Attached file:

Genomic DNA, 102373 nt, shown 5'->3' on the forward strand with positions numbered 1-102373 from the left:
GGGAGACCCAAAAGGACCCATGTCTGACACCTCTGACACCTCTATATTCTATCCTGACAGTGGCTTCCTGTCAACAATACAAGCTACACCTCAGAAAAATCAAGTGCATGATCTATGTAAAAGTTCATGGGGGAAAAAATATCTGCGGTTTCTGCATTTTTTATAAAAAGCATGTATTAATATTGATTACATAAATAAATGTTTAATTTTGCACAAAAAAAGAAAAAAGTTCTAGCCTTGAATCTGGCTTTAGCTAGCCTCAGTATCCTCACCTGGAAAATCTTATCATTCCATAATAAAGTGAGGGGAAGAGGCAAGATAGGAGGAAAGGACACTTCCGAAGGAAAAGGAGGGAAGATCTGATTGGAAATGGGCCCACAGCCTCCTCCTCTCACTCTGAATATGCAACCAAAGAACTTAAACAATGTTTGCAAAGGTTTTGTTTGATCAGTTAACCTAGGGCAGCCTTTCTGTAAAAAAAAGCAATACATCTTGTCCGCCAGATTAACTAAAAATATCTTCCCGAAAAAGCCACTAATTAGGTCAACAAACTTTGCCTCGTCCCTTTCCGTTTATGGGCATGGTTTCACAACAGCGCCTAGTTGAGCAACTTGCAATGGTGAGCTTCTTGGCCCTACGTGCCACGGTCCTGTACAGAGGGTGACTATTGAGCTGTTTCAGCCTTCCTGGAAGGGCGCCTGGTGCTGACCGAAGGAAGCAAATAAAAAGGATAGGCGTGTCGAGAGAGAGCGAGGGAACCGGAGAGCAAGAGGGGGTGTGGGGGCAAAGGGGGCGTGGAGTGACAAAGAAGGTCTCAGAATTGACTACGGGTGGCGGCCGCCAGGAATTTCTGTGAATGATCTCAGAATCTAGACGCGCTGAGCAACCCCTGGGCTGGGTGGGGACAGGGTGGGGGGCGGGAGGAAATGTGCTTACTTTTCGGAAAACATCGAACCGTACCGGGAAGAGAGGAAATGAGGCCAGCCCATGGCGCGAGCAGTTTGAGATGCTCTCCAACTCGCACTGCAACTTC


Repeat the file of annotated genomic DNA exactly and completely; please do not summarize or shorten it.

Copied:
Genomic DNA, 102373 nt, shown 5'->3' on the forward strand with positions numbered 1-102373 from the left:
GGGAGACCCAAAAGGACCCATGTCTGACACCTCTGACACCTCTATATTCTATCCTGACAGTGGCTTCCTGTCAACAATACAAGCTACACCTCAGAAAAATCAAGTGCATGATCTATGTAAAAGTTCATGGGGGAAAAAATATCTGCGGTTTCTGCATTTTTTATAAAAAGCATGTATTAATATTGATTACATAAATAAATGTTTAATTTTGCACAAAAAAAGAAAAAAGTTCTAGCCTTGAATCTGGCTTTAGCTAGCCTCAGTATCCTCACCTGGAAAATCTTATCATTCCATAATAAAGTGAGGGGAAGAGGCAAGATAGGAGGAAAGGACACTTCCGAAGGAAAAGGAGGGAAGATCTGATTGGAAATGGGCCCACAGCCTCCTCCTCTCACTCTGAATATGCAACCAAAGAACTTAAACAATGTTTGCAAAGGTTTTGTTTGATCAGTTAACCTAGGGCAGCCTTTCTGTAAAAAAAAGCAATACATCTTGTCCGCCAGATTAACTAAAAATATCTTCCCGAAAAAGCCACTAATTAGGTCAACAAACTTTGCCTCGTCCCTTTCCGTTTATGGGCATGGTTTCACAACAGCGCCTAGTTGAGCAACTTGCAATGGTGAGCTTCTTGGCCCTACGTGCCACGGTCCTGTACAGAGGGTGACTATTGAGCTGTTTCAGCCTTCCTGGAAGGGCGCCTGGTGCTGACCGAAGGAAGCAAATAAAAAGGATAGGCGTGTCGAGAGAGAGCGAGGGAACCGGAGAGCAAGAGGGGGTGTGGGGGCAAAGGGGGCGTGGAGTGACAAAGAAGGTCTCAGAATTGACTACGGGTGGCGGCCGCCAGGAATTTCTGTGAATGATCTCAGAATCTAGACGCGCTGAGCAACCCCTGGGCTGGGTGGGGACAGGGTGGGGGGCGGGAGGAAATGTGCTTACTTTTCGGAAAACATCGAACCGTACCGGGAAGAGAGGAAATGAGGCCAGCCCATGGCGCGAGCAGTTTGAGATGCTCTCCAACTCGCACTGCAACTTC